posed an epistle in an elegant kingdom should be divided
style, wherein he gave away between his two eldest sons,
all the things which belonged Æthelbald and Æthelbert,
to himself. his private inheritance between his sons, his daughter, and his relations, and the money which he left behind him, between his sons and nobles, and for the good of
" in derem
Ethelwerd 856 read or wish to hear my
work, For the benefit of his soul, then, which he studied to promote in all things from the first flower of his youth, he directed through all his hereditary dominions, that one poor man in ten,* either # "In decem manentibus" is the native or foreigner, should be expression of Asser.
mansis," which is less intelligibie,
(9) A. 857.
CHARTERS IN 857. 1. BURGRED of Mercia. April 18, subscribed also by Ethelswith regina," and others. II, 63.
(10) A. 858.
dead, and his body lies at Winches
And he reigned eighteen years and a half.i
Lastly, after a year king Athuif died, and his body reposes in the city of Win
chester. And then was completed the fiftieth year from the beginning of king Egbyrht's reign.
I Here follows (as paragraph 4 according to the figures) the gerie.
alogy given at page 6.
HERE ENDS THE THIRD
THREE BOOKS ARE NOW FINISHED,
for the same purpose, and 100 mancuses for the universal apostolic pontift.
He also commanded that 300 mancuses should be carried to Rome for the redemption of his soul ; 100 to the gate of St Peter especially to buy oil, 100 in honor of St Paul, and 100 for the universal apostolic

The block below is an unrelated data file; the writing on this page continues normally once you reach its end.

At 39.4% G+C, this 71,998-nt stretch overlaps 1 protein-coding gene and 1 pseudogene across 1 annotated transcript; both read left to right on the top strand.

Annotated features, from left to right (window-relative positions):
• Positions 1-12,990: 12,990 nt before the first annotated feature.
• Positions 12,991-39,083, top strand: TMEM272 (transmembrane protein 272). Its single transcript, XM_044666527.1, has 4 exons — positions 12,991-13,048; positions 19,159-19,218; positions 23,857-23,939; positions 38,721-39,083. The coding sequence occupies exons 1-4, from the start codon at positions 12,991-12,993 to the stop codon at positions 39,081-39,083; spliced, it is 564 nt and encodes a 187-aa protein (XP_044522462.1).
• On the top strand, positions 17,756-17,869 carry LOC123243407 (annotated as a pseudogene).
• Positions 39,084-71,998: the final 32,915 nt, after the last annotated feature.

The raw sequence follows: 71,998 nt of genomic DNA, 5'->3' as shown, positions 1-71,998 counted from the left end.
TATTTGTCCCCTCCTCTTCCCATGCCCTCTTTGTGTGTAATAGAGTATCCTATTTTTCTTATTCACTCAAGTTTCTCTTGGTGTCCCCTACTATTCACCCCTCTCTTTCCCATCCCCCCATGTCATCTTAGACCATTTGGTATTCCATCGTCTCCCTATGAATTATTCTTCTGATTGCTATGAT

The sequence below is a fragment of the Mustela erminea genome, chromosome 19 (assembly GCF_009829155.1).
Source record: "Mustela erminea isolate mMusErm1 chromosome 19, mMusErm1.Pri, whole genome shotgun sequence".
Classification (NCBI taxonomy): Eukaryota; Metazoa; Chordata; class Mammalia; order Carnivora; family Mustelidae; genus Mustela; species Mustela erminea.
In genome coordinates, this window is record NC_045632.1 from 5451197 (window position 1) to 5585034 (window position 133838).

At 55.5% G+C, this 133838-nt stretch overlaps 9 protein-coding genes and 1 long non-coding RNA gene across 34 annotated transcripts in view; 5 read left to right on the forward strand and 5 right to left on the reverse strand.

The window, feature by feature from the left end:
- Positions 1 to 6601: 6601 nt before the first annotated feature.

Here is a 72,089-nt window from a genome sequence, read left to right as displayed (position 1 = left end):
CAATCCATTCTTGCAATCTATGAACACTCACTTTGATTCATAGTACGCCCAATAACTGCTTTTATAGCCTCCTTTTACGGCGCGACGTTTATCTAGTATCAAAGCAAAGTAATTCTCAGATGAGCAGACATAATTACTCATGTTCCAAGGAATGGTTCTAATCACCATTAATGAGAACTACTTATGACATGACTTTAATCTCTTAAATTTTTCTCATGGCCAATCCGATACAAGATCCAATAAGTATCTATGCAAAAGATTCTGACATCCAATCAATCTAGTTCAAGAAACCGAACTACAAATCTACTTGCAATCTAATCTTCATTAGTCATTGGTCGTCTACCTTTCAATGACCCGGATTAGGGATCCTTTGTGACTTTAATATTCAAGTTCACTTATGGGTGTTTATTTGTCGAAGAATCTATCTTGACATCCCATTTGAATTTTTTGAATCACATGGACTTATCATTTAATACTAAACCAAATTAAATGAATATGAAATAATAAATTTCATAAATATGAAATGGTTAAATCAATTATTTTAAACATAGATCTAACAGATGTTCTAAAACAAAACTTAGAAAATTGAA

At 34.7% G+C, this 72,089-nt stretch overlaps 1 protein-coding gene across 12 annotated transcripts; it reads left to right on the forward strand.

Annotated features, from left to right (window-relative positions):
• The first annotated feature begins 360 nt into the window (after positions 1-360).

MATT. WESTM. The same year died Cedda bishop of Hereford, to whom succeeded Albert.
5 He was removed from When, therefore, the glorious 11 When king Ethelwulf was among men, and was buried
king Ethelwulf was dead, dead,* on the ides of January
at Winchester. [Jan. 13] and was buried at Winchester,
6 He had first been bishop at
Winchester, but, on the + The ANN ALS say that he was death of Egbrict his father, buried at Stæningham (Steyning in necessity compelling it, he Essex).
was made king; and, having
ALSO WILL BE FOUND GREATER
AND THE ORIGIN OF OUR
WITH YOU. AMEN!
5 And then Æthelwulf's two
Meanwhile after the death sons succeeded to the king
of king Athulf, his sons were Æthelbald to the king
raised to the kingdom, namely dom of the West-Saxons; and
Ethelbald over the Western Æthelbryht to the kingdom of
Angles, and Æthelbyrht over the Kentish-men, and to the
the men of Kent, and the kingdom of the East-Saxons
Eastern, Southern, and Midand to Surrey and to the king
land Angles. dom of the South-Saxons.
His son Æthelbald, contrary
CHARTERS IN 858. ÆTIL
BERHT king of Kent. II, 64. himself from all who heard of
it. 6 And then Æthelbald reign. During two years and a half When five years were comed five years. I of licentiousness after his
pleted, father he held the government 1 Here follows par. 7, given at
of the West-Saxons. note * in page 18.
ANNALS. ANNO 859. This year it
CHARTERS IN 859. PLEGRED subscribed also by “ Ethelwulf rex." * Ethelbeald tili, regis," and others. II, 66.
king Ethelbald died,
In the year of our Lord's inHere died king Æthelbald carnation 860, which was the and his body lies at Sher- twelfth from king Ælfred's burne.
birth, died Æthelbald,
His succeeded to all the realm of brother Æthelberht, as was his brother, and he held it in fitting, joined Kent, Surrey, goodly concord and in great and Sussex also to his tranquillity.
and his brother Æthelbyrht succeeded to the possessions
And in his days In his days a large army of in his days a large fleet of a large fleet came to land, pagans, came up from the pagans came to land, and